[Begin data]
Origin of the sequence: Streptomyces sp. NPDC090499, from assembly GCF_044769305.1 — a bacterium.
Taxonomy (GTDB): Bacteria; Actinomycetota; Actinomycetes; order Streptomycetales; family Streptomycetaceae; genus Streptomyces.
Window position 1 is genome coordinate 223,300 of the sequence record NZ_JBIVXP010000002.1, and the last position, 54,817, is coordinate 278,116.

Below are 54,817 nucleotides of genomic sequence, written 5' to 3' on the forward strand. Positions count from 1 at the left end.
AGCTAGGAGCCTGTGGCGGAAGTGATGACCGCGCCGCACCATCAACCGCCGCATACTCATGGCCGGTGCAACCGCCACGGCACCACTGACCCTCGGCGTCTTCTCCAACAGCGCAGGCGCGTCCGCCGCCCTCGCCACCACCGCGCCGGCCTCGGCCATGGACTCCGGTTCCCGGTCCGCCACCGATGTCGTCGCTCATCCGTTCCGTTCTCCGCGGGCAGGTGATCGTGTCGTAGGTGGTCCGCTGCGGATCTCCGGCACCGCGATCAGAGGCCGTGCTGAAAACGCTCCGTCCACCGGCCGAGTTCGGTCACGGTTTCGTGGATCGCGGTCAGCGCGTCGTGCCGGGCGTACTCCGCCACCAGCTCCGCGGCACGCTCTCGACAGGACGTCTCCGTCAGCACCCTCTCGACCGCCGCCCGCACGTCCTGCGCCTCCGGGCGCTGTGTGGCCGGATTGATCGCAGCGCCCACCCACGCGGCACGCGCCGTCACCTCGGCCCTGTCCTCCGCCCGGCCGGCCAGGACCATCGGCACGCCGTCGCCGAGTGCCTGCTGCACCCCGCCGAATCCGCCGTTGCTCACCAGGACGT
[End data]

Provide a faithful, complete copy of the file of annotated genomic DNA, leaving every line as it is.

Origin of the sequence: Streptomyces sp. NPDC090499, from assembly GCF_044769305.1 — a bacterium.
Taxonomy (GTDB): Bacteria; Actinomycetota; Actinomycetes; order Streptomycetales; family Streptomycetaceae; genus Streptomyces.
Window position 1 is genome coordinate 223,300 of the sequence record NZ_JBIVXP010000002.1, and the last position, 54,817, is coordinate 278,116.

Below are 54,817 nucleotides of genomic sequence, written 5' to 3' on the forward strand. Positions count from 1 at the left end.
AGCTAGGAGCCTGTGGCGGAAGTGATGACCGCGCCGCACCATCAACCGCCGCATACTCATGGCCGGTGCAACCGCCACGGCACCACTGACCCTCGGCGTCTTCTCCAACAGCGCAGGCGCGTCCGCCGCCCTCGCCACCACCGCGCCGGCCTCGGCCATGGACTCCGGTTCCCGGTCCGCCACCGATGTCGTCGCTCATCCGTTCCGTTCTCCGCGGGCAGGTGATCGTGTCGTAGGTGGTCCGCTGCGGATCTCCGGCACCGCGATCAGAGGCCGTGCTGAAAACGCTCCGTCCACCGGCCGAGTTCGGTCACGGTTTCGTGGATCGCGGTCAGCGCGTCGTGCCGGGCGTACTCCGCCACCAGCTCCGCGGCACGCTCTCGACAGGACGTCTCCGTCAGCACCCTCTCGACCGCCGCCCGCACGTCCTGCGCCTCCGGGCGCTGTGTGGCCGGATTGATCGCAGCGCCCACCCACGCGGCACGCGCCGTCACCTCGGCCCTGTCCTCCGCCCGGCCGGCCAGGACCATCGGCACGCCGTCGCCGAGTGCCTGCTGCACCCCGCCGAATCCGCCGTTGCTCACCAGGACGT